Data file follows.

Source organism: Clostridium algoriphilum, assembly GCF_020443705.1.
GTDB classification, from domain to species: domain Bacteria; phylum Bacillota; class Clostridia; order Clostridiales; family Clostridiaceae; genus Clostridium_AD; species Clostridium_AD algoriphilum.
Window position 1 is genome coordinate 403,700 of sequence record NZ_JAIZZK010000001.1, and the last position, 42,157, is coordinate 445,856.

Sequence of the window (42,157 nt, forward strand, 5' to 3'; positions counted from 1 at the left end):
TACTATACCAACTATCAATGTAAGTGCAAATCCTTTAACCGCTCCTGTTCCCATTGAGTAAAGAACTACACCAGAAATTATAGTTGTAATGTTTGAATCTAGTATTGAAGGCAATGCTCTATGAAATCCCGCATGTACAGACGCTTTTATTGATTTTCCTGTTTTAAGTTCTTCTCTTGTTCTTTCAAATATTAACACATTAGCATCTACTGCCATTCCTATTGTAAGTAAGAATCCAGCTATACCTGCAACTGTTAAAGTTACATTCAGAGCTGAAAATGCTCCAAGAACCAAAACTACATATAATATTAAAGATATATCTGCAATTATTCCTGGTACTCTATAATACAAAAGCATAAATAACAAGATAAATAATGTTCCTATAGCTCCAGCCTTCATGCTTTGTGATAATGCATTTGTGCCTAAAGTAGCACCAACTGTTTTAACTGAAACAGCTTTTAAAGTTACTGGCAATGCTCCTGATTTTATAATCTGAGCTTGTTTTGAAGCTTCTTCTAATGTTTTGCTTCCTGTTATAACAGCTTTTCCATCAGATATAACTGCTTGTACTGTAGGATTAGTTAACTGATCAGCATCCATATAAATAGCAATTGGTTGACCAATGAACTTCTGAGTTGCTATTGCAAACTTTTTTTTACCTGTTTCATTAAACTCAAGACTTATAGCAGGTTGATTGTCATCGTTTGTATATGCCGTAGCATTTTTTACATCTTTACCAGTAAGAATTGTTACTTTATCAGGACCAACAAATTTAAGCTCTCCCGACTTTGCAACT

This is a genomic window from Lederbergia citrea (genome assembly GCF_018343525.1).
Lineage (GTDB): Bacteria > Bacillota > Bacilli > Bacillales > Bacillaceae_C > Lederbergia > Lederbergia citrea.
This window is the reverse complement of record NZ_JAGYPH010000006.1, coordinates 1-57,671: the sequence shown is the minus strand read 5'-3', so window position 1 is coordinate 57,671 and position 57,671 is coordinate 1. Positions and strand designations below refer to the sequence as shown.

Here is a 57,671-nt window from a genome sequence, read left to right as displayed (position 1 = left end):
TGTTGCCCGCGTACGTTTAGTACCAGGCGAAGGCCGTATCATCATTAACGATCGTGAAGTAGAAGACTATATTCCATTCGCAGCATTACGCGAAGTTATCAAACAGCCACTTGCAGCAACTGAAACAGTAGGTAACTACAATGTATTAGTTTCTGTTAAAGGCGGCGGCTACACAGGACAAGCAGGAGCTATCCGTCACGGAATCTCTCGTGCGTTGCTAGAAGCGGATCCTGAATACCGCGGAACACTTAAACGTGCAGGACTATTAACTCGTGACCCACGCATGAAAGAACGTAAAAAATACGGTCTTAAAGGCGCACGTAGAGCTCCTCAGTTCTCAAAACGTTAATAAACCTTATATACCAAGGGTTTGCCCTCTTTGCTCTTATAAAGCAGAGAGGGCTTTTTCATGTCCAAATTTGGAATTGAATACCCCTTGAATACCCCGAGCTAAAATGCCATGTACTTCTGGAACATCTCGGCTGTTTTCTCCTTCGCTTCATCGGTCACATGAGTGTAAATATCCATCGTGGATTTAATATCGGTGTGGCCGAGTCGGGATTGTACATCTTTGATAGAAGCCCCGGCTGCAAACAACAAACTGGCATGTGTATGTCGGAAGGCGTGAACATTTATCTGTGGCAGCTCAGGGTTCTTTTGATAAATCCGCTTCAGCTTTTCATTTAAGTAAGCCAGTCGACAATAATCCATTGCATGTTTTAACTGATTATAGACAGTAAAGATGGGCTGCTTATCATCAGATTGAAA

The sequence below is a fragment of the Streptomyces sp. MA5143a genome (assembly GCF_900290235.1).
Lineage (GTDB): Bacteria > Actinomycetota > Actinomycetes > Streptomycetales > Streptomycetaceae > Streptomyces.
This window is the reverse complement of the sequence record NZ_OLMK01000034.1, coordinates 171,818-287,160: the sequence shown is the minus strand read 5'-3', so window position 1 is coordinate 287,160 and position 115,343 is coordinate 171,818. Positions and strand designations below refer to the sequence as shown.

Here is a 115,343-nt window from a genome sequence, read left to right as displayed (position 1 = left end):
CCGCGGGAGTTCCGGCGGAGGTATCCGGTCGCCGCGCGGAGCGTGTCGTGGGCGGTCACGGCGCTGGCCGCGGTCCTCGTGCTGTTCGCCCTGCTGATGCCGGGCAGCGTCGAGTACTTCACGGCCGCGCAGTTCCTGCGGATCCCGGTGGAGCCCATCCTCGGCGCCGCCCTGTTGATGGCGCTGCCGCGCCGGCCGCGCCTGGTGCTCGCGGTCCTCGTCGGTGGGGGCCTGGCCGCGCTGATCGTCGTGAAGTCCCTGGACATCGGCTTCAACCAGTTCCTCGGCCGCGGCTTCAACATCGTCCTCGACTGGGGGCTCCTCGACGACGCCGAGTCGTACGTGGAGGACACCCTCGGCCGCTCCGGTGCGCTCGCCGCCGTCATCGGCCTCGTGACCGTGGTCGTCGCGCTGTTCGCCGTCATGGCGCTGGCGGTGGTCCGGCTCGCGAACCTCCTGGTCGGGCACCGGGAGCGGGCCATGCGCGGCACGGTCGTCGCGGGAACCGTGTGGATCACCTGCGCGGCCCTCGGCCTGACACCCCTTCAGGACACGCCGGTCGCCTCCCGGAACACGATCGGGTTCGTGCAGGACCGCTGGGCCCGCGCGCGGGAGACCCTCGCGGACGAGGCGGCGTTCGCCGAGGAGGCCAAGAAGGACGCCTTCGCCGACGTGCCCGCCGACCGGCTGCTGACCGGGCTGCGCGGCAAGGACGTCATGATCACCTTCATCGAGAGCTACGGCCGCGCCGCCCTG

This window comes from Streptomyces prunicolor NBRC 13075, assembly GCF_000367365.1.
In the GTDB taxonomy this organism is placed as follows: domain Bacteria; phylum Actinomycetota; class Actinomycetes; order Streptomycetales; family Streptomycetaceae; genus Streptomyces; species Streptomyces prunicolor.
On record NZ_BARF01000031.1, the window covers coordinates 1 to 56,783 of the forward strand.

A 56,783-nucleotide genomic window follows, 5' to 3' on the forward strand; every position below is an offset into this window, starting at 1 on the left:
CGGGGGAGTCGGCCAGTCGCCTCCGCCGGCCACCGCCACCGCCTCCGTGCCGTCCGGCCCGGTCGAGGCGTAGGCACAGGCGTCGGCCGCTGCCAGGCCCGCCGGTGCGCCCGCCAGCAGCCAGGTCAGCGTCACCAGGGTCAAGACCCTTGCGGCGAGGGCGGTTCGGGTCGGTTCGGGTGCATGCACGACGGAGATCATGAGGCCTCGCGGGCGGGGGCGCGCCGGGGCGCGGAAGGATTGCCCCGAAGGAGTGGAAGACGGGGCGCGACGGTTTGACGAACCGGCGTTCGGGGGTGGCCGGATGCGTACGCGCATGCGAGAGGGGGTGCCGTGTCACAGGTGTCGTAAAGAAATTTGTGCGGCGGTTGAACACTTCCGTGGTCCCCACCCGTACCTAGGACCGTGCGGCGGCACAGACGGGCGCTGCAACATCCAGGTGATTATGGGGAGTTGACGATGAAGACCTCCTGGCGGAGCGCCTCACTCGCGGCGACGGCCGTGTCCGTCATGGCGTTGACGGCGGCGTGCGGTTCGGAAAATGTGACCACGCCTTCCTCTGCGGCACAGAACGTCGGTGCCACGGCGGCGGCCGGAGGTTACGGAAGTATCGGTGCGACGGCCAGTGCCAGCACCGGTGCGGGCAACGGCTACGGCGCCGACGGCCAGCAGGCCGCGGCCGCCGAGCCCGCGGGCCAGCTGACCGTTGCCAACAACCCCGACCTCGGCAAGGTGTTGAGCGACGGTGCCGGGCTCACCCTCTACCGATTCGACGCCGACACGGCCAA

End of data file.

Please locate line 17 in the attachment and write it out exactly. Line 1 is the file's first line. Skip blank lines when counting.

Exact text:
In the GTDB taxonomy this organism is placed as follows: domain Bacteria; phylum Actinomycetota; class Actinomycetes; order Streptomycetales; family Streptomycetaceae; genus Streptomyces; species Streptomyces prunicolor.